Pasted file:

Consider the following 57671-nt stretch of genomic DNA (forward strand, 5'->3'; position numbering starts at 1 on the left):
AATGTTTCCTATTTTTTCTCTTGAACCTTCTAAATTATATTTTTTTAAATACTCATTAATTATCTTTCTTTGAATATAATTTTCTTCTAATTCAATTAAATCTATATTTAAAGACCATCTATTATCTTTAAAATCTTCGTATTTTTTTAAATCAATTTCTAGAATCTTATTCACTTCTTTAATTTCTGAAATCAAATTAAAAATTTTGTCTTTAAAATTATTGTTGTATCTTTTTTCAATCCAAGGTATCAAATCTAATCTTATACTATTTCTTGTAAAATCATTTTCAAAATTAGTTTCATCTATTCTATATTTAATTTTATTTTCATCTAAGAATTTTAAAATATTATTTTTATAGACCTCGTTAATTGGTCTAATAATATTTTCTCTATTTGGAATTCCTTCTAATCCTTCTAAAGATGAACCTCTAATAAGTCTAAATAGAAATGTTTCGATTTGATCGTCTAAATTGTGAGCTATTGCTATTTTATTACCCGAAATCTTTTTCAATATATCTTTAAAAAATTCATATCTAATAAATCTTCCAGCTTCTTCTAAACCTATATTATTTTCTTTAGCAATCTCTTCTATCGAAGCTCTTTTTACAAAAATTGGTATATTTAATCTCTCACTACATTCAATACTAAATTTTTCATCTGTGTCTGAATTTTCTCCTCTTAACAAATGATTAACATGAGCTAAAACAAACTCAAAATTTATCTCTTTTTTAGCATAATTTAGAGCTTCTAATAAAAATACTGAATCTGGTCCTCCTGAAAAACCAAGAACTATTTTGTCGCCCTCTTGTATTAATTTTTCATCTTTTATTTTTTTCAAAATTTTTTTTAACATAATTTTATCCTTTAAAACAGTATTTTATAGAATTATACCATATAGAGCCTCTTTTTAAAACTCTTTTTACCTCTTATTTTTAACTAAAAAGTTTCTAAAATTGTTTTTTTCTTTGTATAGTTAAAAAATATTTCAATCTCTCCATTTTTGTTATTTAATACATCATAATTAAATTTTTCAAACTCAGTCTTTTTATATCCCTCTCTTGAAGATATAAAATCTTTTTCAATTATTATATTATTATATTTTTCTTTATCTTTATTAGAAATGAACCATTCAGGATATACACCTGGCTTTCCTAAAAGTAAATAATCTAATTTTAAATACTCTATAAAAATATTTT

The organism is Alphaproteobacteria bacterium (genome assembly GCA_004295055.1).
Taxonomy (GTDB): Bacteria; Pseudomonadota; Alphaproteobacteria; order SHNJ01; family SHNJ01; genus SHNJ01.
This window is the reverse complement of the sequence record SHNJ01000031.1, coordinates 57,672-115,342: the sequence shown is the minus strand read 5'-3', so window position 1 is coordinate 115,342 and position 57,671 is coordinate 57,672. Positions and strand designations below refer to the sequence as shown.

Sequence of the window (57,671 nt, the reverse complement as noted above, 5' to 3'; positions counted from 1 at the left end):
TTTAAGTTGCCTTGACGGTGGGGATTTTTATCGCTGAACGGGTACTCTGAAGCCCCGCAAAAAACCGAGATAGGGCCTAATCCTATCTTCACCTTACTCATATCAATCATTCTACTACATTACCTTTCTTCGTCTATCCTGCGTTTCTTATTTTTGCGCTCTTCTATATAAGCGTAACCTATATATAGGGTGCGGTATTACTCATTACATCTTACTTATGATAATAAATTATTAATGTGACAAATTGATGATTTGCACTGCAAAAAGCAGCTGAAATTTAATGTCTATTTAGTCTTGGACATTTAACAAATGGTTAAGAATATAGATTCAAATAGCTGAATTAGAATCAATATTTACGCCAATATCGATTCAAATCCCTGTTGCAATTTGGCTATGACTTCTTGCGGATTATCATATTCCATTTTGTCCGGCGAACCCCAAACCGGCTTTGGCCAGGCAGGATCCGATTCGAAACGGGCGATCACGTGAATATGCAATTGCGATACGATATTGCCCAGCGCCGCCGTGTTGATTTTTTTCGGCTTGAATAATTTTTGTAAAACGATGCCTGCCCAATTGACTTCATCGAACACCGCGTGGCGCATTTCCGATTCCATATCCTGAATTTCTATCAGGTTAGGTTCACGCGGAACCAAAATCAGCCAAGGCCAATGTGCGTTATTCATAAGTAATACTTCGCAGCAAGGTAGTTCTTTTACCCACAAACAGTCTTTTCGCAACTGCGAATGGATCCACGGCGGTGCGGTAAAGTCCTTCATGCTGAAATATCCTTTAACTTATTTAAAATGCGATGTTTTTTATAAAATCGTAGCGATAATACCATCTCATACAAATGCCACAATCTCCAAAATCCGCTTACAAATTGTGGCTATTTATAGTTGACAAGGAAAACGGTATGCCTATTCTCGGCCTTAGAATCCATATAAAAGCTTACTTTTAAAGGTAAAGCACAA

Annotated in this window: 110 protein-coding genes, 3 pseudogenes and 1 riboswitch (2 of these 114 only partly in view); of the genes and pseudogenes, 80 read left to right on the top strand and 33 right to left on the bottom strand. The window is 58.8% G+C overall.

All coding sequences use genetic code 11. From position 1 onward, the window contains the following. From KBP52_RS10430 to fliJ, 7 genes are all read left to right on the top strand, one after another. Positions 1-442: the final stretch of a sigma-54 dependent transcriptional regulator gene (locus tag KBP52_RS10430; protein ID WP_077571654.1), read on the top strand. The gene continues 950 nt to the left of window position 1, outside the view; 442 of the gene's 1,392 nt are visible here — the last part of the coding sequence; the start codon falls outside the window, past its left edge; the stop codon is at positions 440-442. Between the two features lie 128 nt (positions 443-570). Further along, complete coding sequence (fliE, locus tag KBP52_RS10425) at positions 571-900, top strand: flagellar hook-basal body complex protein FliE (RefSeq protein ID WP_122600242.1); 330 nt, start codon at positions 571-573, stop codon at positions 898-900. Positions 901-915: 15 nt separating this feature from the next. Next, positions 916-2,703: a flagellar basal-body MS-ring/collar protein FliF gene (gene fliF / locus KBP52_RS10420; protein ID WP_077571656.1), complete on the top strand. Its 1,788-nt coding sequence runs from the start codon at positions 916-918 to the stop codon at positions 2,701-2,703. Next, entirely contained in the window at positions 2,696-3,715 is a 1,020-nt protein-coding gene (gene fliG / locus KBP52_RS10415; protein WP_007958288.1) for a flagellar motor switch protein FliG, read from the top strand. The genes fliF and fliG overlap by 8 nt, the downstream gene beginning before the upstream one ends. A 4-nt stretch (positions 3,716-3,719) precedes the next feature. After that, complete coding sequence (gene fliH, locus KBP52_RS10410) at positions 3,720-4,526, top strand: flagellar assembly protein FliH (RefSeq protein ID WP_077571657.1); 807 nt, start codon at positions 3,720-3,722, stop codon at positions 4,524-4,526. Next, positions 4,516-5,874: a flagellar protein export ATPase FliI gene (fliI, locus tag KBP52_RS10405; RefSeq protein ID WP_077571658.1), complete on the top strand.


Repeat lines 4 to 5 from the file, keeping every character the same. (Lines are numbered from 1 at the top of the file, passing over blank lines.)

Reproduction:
Taxonomy (GTDB): Bacteria; Pseudomonadota; Alphaproteobacteria; order SHNJ01; family SHNJ01; genus SHNJ01.
This window is the reverse complement of the sequence record SHNJ01000031.1, coordinates 57,672-115,342: the sequence shown is the minus strand read 5'-3', so window position 1 is coordinate 115,342 and position 57,671 is coordinate 57,672. Positions and strand designations below refer to the sequence as shown.